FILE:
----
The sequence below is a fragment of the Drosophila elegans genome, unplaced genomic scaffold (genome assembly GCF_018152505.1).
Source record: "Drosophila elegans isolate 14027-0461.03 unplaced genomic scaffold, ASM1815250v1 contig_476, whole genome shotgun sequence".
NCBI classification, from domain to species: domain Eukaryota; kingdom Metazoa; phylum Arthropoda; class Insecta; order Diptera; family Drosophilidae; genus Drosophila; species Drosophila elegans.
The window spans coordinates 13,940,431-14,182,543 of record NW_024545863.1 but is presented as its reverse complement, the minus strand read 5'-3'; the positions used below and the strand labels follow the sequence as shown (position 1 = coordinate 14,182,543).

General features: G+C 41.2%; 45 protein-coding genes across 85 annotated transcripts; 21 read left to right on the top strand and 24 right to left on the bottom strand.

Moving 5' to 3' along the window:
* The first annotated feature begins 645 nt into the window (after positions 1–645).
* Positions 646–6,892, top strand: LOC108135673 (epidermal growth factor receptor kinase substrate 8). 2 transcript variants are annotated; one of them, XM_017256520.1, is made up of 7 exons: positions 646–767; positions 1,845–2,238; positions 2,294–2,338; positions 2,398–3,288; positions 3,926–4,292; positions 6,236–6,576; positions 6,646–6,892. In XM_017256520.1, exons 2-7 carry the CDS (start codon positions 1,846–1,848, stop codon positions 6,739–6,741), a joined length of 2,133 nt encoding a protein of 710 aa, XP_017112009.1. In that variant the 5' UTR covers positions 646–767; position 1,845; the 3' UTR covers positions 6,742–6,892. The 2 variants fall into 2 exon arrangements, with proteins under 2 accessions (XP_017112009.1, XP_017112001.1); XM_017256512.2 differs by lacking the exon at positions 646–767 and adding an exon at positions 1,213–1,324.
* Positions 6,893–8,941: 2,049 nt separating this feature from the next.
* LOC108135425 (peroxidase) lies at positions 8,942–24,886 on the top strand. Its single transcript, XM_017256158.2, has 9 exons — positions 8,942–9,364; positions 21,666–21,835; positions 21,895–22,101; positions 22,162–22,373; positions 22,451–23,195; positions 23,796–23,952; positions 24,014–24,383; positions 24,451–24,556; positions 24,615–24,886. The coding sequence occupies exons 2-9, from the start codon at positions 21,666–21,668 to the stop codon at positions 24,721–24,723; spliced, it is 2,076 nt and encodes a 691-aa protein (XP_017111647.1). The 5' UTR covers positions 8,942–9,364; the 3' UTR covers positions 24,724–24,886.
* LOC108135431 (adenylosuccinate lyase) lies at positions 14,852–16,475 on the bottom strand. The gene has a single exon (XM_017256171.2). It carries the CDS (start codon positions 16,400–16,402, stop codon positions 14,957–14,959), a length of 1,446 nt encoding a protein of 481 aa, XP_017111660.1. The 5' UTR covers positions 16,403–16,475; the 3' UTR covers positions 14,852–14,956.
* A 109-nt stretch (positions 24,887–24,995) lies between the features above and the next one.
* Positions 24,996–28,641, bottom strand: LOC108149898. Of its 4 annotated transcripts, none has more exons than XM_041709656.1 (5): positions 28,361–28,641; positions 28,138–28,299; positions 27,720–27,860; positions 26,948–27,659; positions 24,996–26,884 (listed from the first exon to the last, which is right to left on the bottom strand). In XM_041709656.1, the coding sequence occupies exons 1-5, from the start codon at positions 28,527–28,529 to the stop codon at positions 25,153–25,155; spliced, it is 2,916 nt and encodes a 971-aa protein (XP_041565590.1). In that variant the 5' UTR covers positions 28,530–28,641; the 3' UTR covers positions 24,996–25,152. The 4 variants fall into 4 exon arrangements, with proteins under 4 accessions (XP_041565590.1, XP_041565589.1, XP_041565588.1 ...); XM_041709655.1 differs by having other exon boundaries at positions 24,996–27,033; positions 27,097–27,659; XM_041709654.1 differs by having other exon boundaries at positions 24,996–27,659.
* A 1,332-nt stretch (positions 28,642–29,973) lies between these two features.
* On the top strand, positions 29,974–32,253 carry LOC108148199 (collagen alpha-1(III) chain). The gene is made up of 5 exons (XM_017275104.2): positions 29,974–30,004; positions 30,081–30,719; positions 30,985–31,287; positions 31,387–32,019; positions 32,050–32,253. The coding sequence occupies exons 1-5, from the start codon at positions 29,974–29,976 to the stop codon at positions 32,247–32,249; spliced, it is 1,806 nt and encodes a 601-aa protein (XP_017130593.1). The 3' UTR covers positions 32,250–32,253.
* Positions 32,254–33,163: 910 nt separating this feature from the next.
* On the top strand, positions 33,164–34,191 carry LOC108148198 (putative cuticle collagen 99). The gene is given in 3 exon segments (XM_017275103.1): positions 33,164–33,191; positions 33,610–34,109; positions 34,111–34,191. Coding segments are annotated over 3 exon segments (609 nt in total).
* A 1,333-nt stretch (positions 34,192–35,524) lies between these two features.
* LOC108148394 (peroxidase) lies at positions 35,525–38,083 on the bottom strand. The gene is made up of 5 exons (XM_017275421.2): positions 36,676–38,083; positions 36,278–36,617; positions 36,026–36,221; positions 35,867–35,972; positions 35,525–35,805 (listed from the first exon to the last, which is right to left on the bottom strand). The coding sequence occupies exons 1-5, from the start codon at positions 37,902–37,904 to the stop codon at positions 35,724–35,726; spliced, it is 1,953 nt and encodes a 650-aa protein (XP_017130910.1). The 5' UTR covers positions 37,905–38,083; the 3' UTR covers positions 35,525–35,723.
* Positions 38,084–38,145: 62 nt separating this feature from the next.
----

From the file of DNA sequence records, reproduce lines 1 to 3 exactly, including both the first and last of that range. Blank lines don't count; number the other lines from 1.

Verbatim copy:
The sequence below is a fragment of the Drosophila elegans genome, unplaced genomic scaffold (genome assembly GCF_018152505.1).
Source record: "Drosophila elegans isolate 14027-0461.03 unplaced genomic scaffold, ASM1815250v1 contig_476, whole genome shotgun sequence".
NCBI classification, from domain to species: domain Eukaryota; kingdom Metazoa; phylum Arthropoda; class Insecta; order Diptera; family Drosophilidae; genus Drosophila; species Drosophila elegans.